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    Switching treatments for wet AMD poses numerous complexities

    Results from various studies remain difficult to interpret; more follow up needed

     

    The 26 enrolled patients had subfoveal choroidal neovascularization secondary to exudative AMD, one or more injections of ranibizumab or bevacizumab within 3 months of enrollment for active exudative AMD, an ETDRS vision of 20/25 to 20/320, and presence of fluid by OCT or presence of a new hemorrhage by clinical exam.

    Patients received three upfront injections of aflibercept (Eylea, Regeneron) followed by Q2 month injections thereafter.

    Patients were re-treated if any of the following occurred 30 days since the last treatment:

    • Loss of 10 or more ETDRS letters from the best previous measurement,
    • A 75-µm increase in retinal thickness, and
    • The presence of new subretinal hemorrhage by clinical exam.

    Patients in the study had a mean of 9.62 injections before the study, with a range of 3 to 23 injections. The mean central retina thickness was 304.08 µm.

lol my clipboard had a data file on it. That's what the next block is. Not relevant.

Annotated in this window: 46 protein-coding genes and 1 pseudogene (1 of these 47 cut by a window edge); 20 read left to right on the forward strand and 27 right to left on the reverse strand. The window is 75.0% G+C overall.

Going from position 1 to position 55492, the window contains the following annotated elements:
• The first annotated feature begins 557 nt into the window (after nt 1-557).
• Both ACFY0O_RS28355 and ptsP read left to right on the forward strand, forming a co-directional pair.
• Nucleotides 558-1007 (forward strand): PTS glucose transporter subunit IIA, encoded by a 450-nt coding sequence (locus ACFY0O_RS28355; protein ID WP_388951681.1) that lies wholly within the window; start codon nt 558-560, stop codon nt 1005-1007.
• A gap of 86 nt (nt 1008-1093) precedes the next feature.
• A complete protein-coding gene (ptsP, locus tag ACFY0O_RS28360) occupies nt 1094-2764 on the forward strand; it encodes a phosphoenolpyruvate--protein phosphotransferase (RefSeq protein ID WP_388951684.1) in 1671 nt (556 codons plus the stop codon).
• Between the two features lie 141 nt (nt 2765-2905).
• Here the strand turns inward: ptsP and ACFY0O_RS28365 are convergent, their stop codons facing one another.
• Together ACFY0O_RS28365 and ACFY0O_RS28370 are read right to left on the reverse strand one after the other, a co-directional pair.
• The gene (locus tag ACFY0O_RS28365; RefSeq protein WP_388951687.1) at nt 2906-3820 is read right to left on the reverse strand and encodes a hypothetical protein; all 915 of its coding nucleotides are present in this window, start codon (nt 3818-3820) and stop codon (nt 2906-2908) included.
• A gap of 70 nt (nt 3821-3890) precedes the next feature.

At the end of the study, the average number of aflibercept injections was 9.6. There was a mean 9.4 letter visual gain and an overall reduction in central retina thickness.

    Dr. Singh concluded that it is challenging to interpret the results of switching studies, and that most of these studies are conducted because of the reasons he outlined.

    Although some rationales for these studies may not be valid in light of evaluation of clinical trial data, the studies can evaluate a patient population that may not be included within a clinical trial and may represent more real-life scenarios, he said.

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